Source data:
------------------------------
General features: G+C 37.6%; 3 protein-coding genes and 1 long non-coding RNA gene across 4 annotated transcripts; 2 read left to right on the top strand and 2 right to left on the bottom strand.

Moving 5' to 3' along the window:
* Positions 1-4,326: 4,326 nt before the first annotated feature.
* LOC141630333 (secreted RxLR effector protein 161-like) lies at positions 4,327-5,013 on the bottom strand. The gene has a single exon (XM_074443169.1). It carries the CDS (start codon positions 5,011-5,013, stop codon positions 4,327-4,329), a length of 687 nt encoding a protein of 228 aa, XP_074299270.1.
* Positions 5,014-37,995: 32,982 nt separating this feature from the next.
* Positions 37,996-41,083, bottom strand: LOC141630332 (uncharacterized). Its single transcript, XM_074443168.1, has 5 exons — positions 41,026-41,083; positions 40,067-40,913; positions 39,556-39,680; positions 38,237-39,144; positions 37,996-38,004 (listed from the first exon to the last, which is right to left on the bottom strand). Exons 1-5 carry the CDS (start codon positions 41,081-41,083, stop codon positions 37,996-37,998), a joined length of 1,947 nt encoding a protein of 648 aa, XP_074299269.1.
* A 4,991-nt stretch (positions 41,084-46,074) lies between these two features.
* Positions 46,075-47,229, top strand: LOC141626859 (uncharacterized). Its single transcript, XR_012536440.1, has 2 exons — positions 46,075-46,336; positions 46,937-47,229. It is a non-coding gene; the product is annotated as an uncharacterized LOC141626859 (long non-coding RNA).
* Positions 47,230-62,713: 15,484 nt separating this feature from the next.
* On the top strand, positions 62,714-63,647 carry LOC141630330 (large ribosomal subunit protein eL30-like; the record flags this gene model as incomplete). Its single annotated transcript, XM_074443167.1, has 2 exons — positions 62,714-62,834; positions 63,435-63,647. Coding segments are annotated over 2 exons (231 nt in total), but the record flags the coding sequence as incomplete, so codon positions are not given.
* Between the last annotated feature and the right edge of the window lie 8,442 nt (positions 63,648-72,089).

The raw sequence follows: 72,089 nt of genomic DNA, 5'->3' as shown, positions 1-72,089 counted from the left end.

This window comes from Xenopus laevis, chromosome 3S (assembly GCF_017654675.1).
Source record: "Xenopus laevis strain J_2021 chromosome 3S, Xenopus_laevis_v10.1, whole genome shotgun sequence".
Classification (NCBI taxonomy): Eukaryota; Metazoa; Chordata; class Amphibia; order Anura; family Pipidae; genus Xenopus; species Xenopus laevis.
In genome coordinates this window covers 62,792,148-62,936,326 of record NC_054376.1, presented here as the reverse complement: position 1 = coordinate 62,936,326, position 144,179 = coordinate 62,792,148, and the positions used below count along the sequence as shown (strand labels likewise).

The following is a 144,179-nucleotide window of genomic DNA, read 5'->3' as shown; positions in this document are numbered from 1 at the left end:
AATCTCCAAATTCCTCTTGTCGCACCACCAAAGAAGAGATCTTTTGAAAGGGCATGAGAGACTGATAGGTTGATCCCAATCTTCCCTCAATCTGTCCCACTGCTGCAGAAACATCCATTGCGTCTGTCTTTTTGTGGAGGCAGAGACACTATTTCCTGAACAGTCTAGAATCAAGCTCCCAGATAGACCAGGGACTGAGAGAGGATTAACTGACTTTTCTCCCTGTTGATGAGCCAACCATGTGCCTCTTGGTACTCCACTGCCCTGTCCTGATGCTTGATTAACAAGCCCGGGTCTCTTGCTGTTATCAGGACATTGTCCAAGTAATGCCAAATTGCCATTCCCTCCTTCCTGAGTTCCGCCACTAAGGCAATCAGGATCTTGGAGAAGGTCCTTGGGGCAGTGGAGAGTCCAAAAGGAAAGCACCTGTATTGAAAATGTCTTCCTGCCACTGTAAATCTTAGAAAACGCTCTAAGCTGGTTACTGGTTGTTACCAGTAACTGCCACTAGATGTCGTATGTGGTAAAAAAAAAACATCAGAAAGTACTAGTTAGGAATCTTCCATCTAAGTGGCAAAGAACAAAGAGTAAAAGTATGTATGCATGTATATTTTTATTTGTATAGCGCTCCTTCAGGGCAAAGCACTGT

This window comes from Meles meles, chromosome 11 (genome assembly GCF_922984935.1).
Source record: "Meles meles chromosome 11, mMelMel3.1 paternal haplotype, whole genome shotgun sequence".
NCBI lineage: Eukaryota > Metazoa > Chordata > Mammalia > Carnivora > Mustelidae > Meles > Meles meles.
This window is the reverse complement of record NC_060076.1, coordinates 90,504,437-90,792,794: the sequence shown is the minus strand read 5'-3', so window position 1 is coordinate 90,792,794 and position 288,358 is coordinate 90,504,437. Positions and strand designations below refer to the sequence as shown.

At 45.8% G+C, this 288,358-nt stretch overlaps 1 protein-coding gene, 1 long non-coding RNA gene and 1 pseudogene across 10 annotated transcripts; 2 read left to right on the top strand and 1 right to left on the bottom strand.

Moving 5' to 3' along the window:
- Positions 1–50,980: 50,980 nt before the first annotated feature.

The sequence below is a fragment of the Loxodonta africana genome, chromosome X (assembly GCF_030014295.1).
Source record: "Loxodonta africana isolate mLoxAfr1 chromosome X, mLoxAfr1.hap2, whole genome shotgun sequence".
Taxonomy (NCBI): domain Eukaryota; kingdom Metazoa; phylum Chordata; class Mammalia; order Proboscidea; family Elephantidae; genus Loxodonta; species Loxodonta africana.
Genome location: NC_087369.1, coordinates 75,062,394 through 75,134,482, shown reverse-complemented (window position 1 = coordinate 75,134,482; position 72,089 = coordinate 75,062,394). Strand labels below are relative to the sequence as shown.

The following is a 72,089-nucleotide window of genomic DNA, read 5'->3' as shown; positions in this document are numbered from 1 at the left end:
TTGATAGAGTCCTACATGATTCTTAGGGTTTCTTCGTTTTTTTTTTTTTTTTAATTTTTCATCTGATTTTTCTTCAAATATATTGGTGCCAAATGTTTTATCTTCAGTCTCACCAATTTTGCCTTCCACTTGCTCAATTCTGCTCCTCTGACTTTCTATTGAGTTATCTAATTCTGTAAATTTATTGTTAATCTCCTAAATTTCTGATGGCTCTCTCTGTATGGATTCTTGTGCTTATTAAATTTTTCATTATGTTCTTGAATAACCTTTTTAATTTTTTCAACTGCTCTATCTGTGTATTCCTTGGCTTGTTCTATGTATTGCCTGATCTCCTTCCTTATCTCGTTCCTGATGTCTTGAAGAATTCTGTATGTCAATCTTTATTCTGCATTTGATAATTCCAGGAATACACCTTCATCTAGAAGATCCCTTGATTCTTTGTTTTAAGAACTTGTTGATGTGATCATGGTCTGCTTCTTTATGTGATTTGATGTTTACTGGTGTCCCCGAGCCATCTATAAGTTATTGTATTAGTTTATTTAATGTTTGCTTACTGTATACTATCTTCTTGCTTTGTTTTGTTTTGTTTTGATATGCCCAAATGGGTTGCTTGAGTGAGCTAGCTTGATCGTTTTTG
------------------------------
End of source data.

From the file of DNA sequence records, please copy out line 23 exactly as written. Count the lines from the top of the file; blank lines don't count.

At 45.8% G+C, this 288,358-nt stretch overlaps 1 protein-coding gene, 1 long non-coding RNA gene and 1 pseudogene across 10 annotated transcripts; 2 read left to right on the top strand and 1 right to left on the bottom strand.